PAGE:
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Food for Thought

November 22, 2014 4 comments

Tis the season for The Family Holiday Dinner.  And with it come the annual questions.  Who is having it or who is expected to? Who’s bringing what and who gets to decide?

And what are the unspoken “great expectations” when we get together?  Dickens of dilemmas, possibly, as shown in two conversations – one I had just the other day, one a few years ago.

I mentioned to one of my oldest-daughter friends last week that I was thinkingabout writing about the expectations created by holiday dinners.  She immediately said,“You mean like the expectation that, of course, well have the dinner????”

The other comment came from “Susan,” who is not an oldest daughter. She had some image-pricking thoughts that have stayed with me about the same topic:

It’s interesting.  Oldest daughters seem to always have the dinner and then complain about it. Like one of my  friends  whose younger sisters now have their own families. Since she  says she ends up feeling like she’s being “used,” I asked her why she didn’t suggest that someone else host the dinner for a change. But she can’t relinquish it — though I even asked her, ‘How is it helping anybody if you’re feeling resentful?’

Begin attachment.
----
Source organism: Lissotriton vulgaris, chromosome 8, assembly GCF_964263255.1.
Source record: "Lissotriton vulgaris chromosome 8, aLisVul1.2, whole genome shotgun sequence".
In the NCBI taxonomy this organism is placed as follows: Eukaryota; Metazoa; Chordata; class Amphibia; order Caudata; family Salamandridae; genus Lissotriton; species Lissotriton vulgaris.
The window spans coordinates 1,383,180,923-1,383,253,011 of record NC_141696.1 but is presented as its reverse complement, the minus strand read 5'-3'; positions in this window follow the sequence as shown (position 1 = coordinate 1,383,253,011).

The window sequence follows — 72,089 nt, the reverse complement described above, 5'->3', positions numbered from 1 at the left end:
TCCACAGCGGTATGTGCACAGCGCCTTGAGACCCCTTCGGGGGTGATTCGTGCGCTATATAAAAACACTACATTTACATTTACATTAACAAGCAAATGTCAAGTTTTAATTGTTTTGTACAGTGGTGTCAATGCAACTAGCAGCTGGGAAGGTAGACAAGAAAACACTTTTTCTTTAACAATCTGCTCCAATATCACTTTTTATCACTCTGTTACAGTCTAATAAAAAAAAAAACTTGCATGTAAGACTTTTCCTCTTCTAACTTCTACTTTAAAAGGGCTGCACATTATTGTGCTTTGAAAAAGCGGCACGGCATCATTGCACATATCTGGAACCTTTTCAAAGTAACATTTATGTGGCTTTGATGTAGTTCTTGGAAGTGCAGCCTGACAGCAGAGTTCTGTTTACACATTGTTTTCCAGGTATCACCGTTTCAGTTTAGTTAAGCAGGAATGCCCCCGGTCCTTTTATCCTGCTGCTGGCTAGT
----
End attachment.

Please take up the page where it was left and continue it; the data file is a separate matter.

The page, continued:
In addition to experiencing a few uncomfortable twinges at Susan’s observation (particularly her reference to the inability to relinquish), I also felt compelled to ask a follow-up question.  It’s one I know a lot of oldest daughters would be interested in: But what if nobody steps up and offers to have the dinner?  My non-oldest friend’s response reflected more realism than idealism. “Then you say, I guess we won’t have a family dinner for everybody this year.”

Now that’s talking turkey.  (Sorry, couldn’t help myself.) Because the reality is, if it’s important for families to come together, a way will be found.   Maybe it won’t be a dinner the way Grandma always had it. Perhaps it will be a potluck of each family’s favorite dishes or just pumpkin pie and coffee.  Maybe it’ll take place each year or every other year in rotating homes.

Whatever — as this season of holiday dinners is getting underway, it’s worth remembering that it’s not about what’s on the table, but whose feet are under it.  And that the two most important guests, wherever that table is found, are gratitude and love.

Happy Thanksgiving.

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